(How a writer can conduct their character development)

(Pirating ebooks—is it a bad thing…)

(Book production terminology explained)

(Article about what a writer’s goal is for their book)

(Self publishing is explained through the vast knowledge of an author)

(An inside look at a writer’s mantra)

(The quiet theory of influence)

(A series ponders if writing a book is done for money)

(Getting people to care about the products of your imagination)

(Gifted author Chimamanda Ngozi Adichie)

(Marketing made easier)

(Finding your loyal readers)

(Why someone should write is discussed)

(Discussion of how many readers one needs for sales success)

(Real news sources in difficult times)

(Alternatives to mainstream news sources)

(Reality of your social networks)

(Blog about the nature of writing)

(Finding some joy, even in darkness)

(The idea of what makes success)

(A literary theorist responds to “What is Fiction…?”)

(Word of mouth Sales)

(Windows zenware* writing application)

(Simple note-taking app)

(Blog on writing publishing and editing)

(Valuable links on writing)

(How a movement of ‘ordinary’ Liberian women changed history)

(The dangers of being a perfectionist)

(Humorous article on why bad books don’t ruin self-publishing)

(A blog with many tips for writers)

(Self publishing tips)

(Vintage article on Amazon’s publishing platform)

(Article on Amazon as the future of Publishing)

(Emily Dickinson resource)

(The most respected publication for the library community)

(A hard look at the pattern of borrowing and the digital shifts of Library patrons)

(A page created by an independent prose machine)

(The Quality and Professional responsibility of Self Published work is discussed)

(Article on Self-Publishing expectations)

(Writing, support, and useful links)

(She is much more than a hashtag)

(Life lessons turned into Self publishing tips)

(A blog focused on giving voice to those in need)

(An article on writing more words per day)

(Article on traditional publishing’s struggle with Ebook presentation)

(A writer’s experience with traditional publishing)

(The critical aspects of digital publishing)

(A start to finish for writers to create their book)

(The Author’s Guild site)

(Human rights and the implications of copyright)

(Legalities of censorship in America)

(Tips on how to write a novel)

(12 articles of 2011 that are must reads for writers)

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If you don’t see a way to comment (or, “reply”) after this post, try up there at the top right…
~~~~~~~~~~~~~~~~~~~~~~~~~~~~~~~~~
Visit The Story Bazaar
~~~~~~~~~~~~~~~~~~~~~~~~~~~~~~~~~
Best Source for “Book Promotion” Ideas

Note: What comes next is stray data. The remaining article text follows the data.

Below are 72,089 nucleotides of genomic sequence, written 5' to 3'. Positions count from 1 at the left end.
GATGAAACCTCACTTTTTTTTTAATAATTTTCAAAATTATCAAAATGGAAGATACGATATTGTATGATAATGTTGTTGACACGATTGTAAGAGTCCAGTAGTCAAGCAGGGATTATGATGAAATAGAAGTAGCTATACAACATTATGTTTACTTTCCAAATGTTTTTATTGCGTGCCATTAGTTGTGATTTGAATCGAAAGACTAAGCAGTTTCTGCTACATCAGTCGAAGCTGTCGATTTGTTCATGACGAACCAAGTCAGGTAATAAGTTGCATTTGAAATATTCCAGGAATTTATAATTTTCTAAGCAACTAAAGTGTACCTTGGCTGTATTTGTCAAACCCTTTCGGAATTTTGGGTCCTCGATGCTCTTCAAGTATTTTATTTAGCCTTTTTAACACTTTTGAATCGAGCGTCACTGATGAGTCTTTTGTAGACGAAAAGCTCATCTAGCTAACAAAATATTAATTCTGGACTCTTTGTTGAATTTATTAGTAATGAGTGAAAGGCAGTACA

~~~~~~~~~~~~~~~~~~~~~~~~~~~~~~~~~
~ My Bio
Google Author Page
For Private Comments or Questions, Email: amzolt {at} gmail {dot} com

Continuing the Conversation ~ Shifting to Self-Publishing


Our Conversation post this past Monday has no comments so I’m continuing the focus on publishing but jumping over to Self-Publishing. Self-Publishing

Since, for now, our Conversation posts are on Mondays and Wednesdays (though, there are short stories on Fridays and re-blogs on the other days…), I’ll mention that there are quite a few days after this post for folks to, possibly, comment about what I’m about to say; or, possibly, ask for the Conversation to shift to a different topic (if you’re new here and want to suggest a topic, stay in the areas of Reading, Writing, and Publishing…).

So…

If you know anything from Nothing to Just-a-Bit about Self-Publishing, I really don’t think you could read a better 101 article than Jane Friedman‘s, Start Here: How to Self-Publish Your Book.

And, to try to jump-start a Conversation here, I’ll share some Myths about Traditional Publishing and my responses to those Myths. (this is from my past postStill Hoping to Get a Book Published by the “Big 5”?)

I’m using a contrast between Traditional Publishing’s problems and Self-Publishing’s solutions to help all the folks who want to see their book actually published without suffering the stings and arrows of outrageous dealings with Traditional Publishers…

The Myths are originally from Ken Lizotte, and his article (Very Worth Reading), The 4 Great Myths of Book Publishing.

Myth #1: My book publisher will aggressively promote my book to the widest possible readership

My article: #BookMarketing ~ Making Sense of #AuthorPromotion

Myth #2: A publisher will ensure my book gets on the shelves of all the nation’s bookstores

My article: Self-Published Books & Bookstores

Myth #3: My publisher will print my book’s text in exactly the way I conceive and arrange it

My article: The Publishing (And Editorial) History of Some Extremely Famous Fiction

Myth #4: My publisher will provide me with a sizable monetary advance, allowing me to take time off from my regular work so that I can focus exclusively on my book

My article: Another Good Reason to Avoid Traditional Publishing

Mr. Lizotte also says:

“One obvious remedy of course to all of these myths is to self-publish your book, which has in the past 20 years or so become a painless, even more satisfying process, especially in that the cost of self-publishing has plummeted dramatically [my note: it can cost next to nothing…]. (thanks chiefly to print-on-demand technology). Also, self-publishing allows you to be fully in control so that no frustrating publishing ‘partner’ can sway you from your original plans, including text, cover design and title. It’s all up to you!”

So…

Is there anything in this post that might be something you could comment about…?

Or, is there another topic within the Worlds of Reading, Writing, and Publishing that you’d like to mention in a comment…?
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If you don’t see a way to comment (or, “reply”) after this post, try up there at the top right…
~~~~~~~~~~~~~~~~~~~~~~~~~~~~~~~~~
Visit The Story Bazaar
~~~~~~~~~~~~~~~~~~~~~~~~~~~~~~~~~
Best Source for “Book Promotion” Ideas
~~~~~~~~~~~~~~~~~~~~~~~~~~~~~~~~~
~ My Bio
Google Author Page
For Private Comments or Questions, Email: amzolt {at} gmail {dot} com